Economic policy largely provides a reliable economic environment and supports the objectives of fostering a country’s competitive capabilities and attractiveness as an economic location.
 5
 4
 3


Economic policy somewhat contributes to providing a reliable economic environment and helps to a certain degree in fostering a country’s competitive capabilities and attractiveness as an economic location.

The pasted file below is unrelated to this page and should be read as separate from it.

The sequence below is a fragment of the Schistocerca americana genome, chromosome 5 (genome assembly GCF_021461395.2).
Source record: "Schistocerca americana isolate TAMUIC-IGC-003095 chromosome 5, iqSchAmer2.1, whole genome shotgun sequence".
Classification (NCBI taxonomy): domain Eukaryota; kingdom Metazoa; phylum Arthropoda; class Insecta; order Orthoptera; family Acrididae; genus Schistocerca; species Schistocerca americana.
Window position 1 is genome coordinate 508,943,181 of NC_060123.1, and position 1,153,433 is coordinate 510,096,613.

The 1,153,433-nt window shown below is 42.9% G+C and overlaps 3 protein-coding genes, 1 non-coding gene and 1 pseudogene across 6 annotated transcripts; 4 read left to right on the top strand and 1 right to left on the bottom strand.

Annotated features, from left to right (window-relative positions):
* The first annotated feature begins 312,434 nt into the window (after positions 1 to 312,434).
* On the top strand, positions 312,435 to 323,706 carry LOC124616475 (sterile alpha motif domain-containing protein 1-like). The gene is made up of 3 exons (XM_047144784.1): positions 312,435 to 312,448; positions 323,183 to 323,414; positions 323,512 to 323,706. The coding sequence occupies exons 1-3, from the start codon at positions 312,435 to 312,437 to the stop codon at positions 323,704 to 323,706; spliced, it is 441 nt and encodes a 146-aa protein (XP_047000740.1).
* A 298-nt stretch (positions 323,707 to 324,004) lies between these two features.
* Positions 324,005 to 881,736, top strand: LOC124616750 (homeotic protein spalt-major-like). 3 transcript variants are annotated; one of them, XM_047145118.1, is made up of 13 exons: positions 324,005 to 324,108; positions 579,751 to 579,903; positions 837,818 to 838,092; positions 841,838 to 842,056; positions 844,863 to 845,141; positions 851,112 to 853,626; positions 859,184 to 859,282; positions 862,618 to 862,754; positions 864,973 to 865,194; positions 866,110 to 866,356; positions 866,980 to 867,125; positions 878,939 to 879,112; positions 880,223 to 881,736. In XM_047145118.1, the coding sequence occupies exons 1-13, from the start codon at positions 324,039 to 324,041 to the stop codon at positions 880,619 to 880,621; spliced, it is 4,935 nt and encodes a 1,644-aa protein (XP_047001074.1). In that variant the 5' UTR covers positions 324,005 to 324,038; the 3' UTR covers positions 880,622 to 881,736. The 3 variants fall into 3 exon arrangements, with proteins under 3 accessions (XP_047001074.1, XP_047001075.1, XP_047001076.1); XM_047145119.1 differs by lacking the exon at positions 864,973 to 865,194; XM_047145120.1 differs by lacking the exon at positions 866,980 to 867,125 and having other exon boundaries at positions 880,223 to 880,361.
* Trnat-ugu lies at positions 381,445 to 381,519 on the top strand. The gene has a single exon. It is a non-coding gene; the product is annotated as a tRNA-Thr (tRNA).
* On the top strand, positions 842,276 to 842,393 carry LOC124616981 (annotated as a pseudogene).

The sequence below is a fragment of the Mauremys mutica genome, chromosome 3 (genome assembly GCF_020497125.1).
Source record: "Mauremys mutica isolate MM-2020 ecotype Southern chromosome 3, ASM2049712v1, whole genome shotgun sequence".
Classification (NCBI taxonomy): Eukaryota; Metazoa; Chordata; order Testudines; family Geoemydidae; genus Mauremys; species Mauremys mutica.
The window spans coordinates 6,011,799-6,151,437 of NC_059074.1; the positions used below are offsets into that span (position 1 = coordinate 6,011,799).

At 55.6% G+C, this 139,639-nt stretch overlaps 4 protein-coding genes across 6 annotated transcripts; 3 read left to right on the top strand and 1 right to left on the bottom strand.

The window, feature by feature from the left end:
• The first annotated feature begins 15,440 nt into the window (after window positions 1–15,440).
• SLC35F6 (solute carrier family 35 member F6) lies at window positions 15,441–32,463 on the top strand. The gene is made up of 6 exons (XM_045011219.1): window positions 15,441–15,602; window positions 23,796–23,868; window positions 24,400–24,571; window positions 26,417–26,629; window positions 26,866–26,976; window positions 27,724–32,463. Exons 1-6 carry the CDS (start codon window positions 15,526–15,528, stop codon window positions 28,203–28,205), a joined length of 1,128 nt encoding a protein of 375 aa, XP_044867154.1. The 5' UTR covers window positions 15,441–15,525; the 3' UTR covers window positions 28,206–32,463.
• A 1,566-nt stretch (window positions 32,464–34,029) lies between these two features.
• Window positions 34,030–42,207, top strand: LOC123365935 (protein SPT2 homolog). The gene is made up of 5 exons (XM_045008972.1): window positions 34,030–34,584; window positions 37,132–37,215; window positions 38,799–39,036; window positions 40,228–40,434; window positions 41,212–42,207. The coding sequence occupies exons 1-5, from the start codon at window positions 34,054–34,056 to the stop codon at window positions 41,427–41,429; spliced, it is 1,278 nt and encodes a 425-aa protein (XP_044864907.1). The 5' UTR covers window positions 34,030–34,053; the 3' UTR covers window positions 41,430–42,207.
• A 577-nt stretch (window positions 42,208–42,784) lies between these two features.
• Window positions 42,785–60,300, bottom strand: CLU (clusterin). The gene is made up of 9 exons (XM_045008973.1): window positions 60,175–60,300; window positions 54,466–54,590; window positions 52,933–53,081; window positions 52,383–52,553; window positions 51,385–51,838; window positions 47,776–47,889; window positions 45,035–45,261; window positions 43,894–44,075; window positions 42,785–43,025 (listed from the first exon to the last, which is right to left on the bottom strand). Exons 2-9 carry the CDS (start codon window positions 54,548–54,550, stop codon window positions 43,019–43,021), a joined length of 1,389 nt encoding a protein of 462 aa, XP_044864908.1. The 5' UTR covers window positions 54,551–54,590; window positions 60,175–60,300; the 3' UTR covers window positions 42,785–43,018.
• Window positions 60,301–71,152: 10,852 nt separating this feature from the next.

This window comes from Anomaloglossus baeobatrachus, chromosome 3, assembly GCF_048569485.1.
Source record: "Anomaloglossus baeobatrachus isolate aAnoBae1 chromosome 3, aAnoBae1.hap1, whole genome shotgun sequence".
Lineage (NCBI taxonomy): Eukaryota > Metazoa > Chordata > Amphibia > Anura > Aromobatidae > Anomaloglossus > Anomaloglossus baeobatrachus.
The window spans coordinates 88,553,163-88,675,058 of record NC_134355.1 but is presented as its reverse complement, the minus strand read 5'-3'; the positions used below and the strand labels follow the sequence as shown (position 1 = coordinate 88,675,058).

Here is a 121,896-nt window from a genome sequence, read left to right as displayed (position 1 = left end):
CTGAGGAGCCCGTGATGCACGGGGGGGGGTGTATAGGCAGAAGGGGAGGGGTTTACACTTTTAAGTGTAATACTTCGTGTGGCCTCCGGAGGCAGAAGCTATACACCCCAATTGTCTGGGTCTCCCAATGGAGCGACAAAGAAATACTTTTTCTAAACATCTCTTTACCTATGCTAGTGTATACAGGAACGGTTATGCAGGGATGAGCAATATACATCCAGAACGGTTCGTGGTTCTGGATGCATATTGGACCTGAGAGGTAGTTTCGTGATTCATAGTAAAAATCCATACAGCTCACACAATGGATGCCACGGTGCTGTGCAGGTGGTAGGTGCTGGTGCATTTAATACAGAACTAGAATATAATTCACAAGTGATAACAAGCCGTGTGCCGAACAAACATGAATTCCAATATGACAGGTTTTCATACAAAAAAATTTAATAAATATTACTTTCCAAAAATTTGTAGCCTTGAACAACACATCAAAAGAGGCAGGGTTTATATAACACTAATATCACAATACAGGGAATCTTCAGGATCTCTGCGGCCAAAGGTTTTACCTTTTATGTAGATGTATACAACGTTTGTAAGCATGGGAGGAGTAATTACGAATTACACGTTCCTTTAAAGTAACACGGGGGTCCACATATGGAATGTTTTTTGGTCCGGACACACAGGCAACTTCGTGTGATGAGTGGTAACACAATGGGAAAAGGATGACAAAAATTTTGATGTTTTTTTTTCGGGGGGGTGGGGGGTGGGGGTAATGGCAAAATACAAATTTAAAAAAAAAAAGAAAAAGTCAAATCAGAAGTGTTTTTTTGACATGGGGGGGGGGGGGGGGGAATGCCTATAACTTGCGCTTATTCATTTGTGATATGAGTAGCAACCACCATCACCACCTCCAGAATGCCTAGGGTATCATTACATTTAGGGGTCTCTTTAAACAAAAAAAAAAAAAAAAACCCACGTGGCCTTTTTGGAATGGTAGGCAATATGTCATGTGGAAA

2
 1

Economic policy mainly acts in discretionary ways essentially destabilizing the economic environment. There is little coordination in the set-up of economic policy institutions. Economic policy generally fails in fostering a country’s competitive capabilities and attractiveness as an economic location.
Economic Policy
6